Colombia rightist’s illegal maneuver threatens peace talks

Using illegal methods, Colombia’s rightist Inspector General removed Bogotá’s popularly elected mayor from office, throwing the future of the vital peace talks with the political guerrilla movement, the FARC-EP, and the future of democracy in Colombia into question.

The Inter-American Commission on Human Rights had granted “precautionary measures” to Bogotá’s popularly elected Mayor Gustavo Petro on March 18 and solicited the Colombian government to not remove the elected mayor from office pending further proceedings under the American Convention on Human Rights.

Unlike the United States, Colombia is a signatory to this Convention. The IACHR found that the possibility of the violation of the political rights of Petro, and consequently the political rights of the population of Bogotá, was imminent, and precautionary measures were warranted to protect against violations of the Convention.

The Inspector General of Colombia Alejandro Ordóñez found Petro unfit for office due to the fact that he tried to bring Bogotá’s trash collection services back under public control in order to ensure lower prices and better services for the city’s inhabitants. There were also plans to introduce recycling services. Petro petitioned the IACHR for protection and relief.

A group of capitalists who were profiting from the city’s trash collection complained to Ordóñez about the plans to remunicipalize these services. The Inspector General subsequently opened an investigation of Petro. On Dec. 13, Ordóñez, who has not been elected by anyone, declared the poularly elected Petro unfit for office for, among other crimes, interfering with the right to contract.

Banning Petro from office by the Inspector General is one method that the ruling Colombian oligarchy has used to remove leftist leaders. This procedure was previously used against the popular Afro-Colombian Senator Piedad Córdoba. Ordóñez is also reportedly currently investigating progressive Representative Ivan Vargas.

A history of right-wing terror

Another method of removing popular leaders in Colombia has been the use of terror and assassination. In the 1980s the Unión Patriótica presented an electoral challenge to the ruling oligarchy’s hold on power. A genocidal campaign of terror and assassination ensued where between 4,000 and 5,000 of its leaders and followers were assassinated, including two presidential candidates. Thousands more were forced into exile.

More recently 31 leaders of the popular organization, the Patriotic March, have been assassinated since its founding in April 2012. Assassination, death threats and arbitrary arrests continue to plague popular and leftist leaders. Meanwhile, military aid from the United States continues to pour into Colombia to prop up the status quo.

President Juan Manuel Santos of Colombia had previously stated that if ­IACHR were to prohibit the firing of Petro, he would respect that decision. Under Article 93 in the Colombian Constitution, previously ratified international human rights treaties are to be given precedence in the Colombian legal system. Therefore a decision of IACHR should be binding on the Colombian government. Hypocritically, and in alliance with other sectors of the oligarchy, President Santos has refused to veto the removal of Petro, since the precautionary measures were issued, which means Petro is now out of office.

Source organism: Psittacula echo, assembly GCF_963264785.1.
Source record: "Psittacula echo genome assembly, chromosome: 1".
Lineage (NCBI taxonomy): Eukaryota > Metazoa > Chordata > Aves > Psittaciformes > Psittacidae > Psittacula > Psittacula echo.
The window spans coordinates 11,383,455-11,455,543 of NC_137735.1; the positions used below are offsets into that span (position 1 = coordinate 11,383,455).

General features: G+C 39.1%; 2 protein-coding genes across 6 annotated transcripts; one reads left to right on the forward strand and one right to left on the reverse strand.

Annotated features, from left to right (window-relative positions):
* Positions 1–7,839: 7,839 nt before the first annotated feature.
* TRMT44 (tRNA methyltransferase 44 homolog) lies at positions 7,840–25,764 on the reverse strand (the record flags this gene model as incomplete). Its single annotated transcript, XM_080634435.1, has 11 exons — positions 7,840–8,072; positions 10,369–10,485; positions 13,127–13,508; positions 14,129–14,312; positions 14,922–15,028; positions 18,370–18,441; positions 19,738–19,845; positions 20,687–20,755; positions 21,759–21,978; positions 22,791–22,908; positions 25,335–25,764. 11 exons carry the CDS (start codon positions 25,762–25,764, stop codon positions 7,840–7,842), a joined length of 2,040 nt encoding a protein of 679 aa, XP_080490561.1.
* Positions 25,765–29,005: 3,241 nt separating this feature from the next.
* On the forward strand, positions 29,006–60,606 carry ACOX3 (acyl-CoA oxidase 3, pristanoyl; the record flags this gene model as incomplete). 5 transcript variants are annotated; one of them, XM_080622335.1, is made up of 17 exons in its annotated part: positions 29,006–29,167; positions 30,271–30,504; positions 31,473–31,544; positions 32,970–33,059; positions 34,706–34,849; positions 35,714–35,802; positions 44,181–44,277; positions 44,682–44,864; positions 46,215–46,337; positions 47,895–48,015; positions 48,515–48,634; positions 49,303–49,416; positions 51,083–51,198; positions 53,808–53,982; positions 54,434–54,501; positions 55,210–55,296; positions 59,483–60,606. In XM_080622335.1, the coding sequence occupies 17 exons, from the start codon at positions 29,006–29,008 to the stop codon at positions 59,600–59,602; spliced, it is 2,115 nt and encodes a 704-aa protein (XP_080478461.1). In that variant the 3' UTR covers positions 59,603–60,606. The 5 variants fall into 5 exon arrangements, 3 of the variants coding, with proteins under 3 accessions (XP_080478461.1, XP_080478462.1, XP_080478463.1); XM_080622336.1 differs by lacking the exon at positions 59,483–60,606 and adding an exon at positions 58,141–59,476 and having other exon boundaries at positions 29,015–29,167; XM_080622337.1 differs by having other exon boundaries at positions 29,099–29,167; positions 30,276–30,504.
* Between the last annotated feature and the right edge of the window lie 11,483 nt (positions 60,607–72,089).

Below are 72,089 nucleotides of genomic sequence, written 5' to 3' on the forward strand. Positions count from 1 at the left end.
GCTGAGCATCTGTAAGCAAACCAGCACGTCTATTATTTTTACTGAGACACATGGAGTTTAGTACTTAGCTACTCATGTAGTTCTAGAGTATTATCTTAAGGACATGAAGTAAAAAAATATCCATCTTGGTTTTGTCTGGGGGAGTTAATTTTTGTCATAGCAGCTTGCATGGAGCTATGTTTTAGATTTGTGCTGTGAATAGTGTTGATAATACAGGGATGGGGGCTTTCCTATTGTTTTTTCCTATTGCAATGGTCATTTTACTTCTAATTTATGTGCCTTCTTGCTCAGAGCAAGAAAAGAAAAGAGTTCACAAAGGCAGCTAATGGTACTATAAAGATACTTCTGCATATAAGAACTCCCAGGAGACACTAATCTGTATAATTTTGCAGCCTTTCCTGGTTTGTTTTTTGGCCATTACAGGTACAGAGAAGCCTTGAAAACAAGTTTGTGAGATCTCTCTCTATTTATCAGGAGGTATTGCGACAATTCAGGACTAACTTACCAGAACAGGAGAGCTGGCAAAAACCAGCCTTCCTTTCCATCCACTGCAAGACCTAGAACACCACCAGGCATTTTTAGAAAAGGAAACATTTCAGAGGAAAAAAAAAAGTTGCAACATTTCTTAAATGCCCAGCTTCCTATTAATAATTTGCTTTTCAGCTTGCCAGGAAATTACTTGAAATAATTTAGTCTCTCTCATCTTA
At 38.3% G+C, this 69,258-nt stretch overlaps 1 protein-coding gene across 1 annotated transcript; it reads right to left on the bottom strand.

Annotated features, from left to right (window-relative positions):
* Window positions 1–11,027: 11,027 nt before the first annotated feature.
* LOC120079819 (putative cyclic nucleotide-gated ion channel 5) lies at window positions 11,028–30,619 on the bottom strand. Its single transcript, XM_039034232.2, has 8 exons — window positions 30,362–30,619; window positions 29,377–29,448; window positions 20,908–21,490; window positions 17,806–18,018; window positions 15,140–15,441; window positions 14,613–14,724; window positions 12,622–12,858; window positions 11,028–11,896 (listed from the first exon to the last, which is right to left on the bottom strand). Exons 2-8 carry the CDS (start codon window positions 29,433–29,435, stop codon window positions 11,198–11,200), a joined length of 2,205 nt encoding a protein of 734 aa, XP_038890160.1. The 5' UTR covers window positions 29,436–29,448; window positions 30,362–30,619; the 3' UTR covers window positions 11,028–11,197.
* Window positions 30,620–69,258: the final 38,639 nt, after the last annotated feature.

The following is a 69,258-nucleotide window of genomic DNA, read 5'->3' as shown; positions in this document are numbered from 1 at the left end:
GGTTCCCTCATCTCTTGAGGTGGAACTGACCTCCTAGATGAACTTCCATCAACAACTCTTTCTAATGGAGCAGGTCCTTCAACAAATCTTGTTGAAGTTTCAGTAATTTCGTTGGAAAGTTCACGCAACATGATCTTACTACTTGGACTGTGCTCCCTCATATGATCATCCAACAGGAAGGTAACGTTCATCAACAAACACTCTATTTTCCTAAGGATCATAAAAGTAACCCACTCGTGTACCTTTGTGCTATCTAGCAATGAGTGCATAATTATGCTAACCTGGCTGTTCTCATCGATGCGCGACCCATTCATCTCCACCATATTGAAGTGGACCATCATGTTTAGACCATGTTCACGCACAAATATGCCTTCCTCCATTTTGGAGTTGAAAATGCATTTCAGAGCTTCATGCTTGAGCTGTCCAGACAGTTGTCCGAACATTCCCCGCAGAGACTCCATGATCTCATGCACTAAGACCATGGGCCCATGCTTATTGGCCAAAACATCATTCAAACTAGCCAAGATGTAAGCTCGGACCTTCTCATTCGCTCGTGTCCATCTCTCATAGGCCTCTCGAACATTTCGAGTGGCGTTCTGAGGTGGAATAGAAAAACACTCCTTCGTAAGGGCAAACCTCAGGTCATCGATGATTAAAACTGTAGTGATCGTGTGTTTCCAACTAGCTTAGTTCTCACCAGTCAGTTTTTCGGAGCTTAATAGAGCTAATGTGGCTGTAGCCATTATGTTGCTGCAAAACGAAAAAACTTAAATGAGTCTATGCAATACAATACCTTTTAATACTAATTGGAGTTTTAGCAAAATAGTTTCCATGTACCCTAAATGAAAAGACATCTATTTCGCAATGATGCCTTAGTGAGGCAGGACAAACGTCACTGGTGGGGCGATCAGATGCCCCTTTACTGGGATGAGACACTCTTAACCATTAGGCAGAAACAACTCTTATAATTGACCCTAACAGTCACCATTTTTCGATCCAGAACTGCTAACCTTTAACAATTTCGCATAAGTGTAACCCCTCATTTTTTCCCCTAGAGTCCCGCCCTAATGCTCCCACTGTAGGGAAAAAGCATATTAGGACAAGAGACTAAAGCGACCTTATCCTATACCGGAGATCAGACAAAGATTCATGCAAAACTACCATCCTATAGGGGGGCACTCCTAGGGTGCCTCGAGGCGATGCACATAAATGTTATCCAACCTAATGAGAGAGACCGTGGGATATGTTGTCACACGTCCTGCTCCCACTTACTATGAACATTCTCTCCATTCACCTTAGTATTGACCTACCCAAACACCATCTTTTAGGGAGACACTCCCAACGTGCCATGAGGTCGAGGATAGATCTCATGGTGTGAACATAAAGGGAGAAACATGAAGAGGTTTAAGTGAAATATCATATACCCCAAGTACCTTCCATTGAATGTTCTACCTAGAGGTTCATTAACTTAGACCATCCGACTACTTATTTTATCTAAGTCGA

Ivan Márquez, a spokesperson for Colombia’s largest guerrilla group, the FARC-EP (Revolutionary Armed Forces of Columbia-People’s Army), stated that the “absurd decision” to remove Petro would have “a very negative impact” on the peace talks. This FARC leader spoke of a loss of confidence in the talks due to the arbitrary and undemocratic dismissal.

The FARC-EP and the Colombian government have been in peace talks since October 2012 in an attempt to end Colombia’s 50-year civil war. At these talks in Havana, the FARC has consistently demanded that there must be social change in the country to remove the conditions that led to armed conflict. The peace talks are supported by an overwhelming majority of the country’s population, with multiple public opinion polls showing well over 60 percent in favor of the talks.

The talks have a multipoint agenda, with one of them political participation. The decision to remove an elected official strikes at the heart of this agenda item as the FARC and many other political sectors are seeking wider political involvement with security guarantees for the left as part of any comprehensive peace agreement.

In the face of this setback, however, the Colombian people continue to mobilize. March 15-17 saw the Agrarian Summit where plans were discussed to organize another agrarian strike to defend peasant farmers against the devastation that will result from the recently imposed free trade agreements. Demands for a constituent assembly to formulate a new, more progressive and inclusive constitution are heard around the country. Despite this undemocratic removal of Bogotá’s mayor, a struggle for a new, more just Colombia continues.

Mark Burton is a criminal defense and civil rights lawyer in Denver.

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